Sunday Telegraph: A tragedy is presently unfolding in Iraq that makes a mockery of the boast by US defence secretary Leon Panetta that American forces are leaving it a “free, independent and sovereign country”. And in two weeks’ time it seems set to come to a bloody climax.
The Sunday Telegraph
By Christopher Booker
A tragedy is presently unfolding in Iraq that makes a mockery of the boast by US defence secretary Leon Panetta that American forces are leaving it a “free, independent and sovereign country”. And in two weeks’ time it seems set to come to a bloody climax.
For some years this column has been drawing attention to the horrible threat that hangs over Camp Ashraf, the once neatly-ordered town on the Iranian border which has, since 2001, been home to 3,400 Iranian exiles, members of the People’s Mujahideen of Iran (PMOI), the leading group opposed to the tyranny of the mullahs in Tehran.
In 2004, the Ashraf residents surrendered their arms in return for personal written guarantees of safety from US General David Phillips. But for months now, in anticipation of the last US forces leaving Iraq, Ashraf has been besieged by thousands of Iraqi troops, under the personal direction of prime minister Nouri al-Maliki. They are acting in league with gangs of thugs from Iran’s Revolutionary Guards, Tehran’s equivalent of the old Soviet KGB, responsible for ruthless suppression at home and fostering terrorism abroad.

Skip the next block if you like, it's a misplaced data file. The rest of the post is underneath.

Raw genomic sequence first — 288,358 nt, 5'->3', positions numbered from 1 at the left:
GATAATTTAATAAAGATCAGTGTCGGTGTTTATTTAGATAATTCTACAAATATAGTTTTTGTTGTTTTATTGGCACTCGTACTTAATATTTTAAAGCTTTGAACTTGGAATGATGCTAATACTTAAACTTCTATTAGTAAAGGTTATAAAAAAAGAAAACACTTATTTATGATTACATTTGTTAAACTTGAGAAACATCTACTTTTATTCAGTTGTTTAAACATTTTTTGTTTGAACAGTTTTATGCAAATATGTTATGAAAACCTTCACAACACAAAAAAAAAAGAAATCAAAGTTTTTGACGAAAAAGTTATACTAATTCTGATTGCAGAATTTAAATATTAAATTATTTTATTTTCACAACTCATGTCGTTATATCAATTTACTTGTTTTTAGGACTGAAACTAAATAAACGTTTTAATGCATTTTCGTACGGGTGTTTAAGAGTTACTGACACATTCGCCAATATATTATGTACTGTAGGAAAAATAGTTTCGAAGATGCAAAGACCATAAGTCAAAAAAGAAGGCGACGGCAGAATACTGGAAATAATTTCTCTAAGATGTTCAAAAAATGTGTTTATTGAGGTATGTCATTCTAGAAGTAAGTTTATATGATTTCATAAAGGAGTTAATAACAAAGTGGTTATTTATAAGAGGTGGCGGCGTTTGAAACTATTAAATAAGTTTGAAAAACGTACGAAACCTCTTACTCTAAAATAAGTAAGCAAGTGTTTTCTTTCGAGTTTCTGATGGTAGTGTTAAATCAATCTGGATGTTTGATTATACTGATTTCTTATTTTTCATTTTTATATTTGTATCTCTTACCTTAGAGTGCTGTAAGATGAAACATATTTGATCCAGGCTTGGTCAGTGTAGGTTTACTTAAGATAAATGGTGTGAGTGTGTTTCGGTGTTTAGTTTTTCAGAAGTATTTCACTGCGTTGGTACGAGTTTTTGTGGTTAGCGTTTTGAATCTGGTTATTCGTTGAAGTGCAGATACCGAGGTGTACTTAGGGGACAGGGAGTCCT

On a recent visit to Washington, Maliki openly admitted that he was preparing to close Ashraf on December 31, at Tehran’s behest. In April an assault on the town left 36 dead and 11 more have died in incidents since. In a fortnight’s time, Ashraf will be invaded and its residents are likely to be slaughtered on the spot or dispersed around Iraq, to be killed at a later date, or deported to face imprisonment or death in Iran.
No one is more anguished by this betrayal, as he recently indicated in a speech, than General Phillips.
But what is most bewildering about the tragedy is the apparent desire of the US and British governments to condone Maliki’s collaboration with the murderous intentions of Tehran – despite protests from an impressive array of former senior US officials and thousands of American and European politicians, including more than 100 from our own Parliament. Why has our Government been so keen to bow to Iran’s wishes, paving the way for the destruction of Ashraf by those same Revolutionary Guards who recently sacked our embassy in Tehran?
Britain’s opaque part in this story has been as disgraceful as anything in the humiliating record of our involvements in Iraq – which is neither free nor independent, and is less of a sovereign country today than it was when ruled by Saddam Hussein.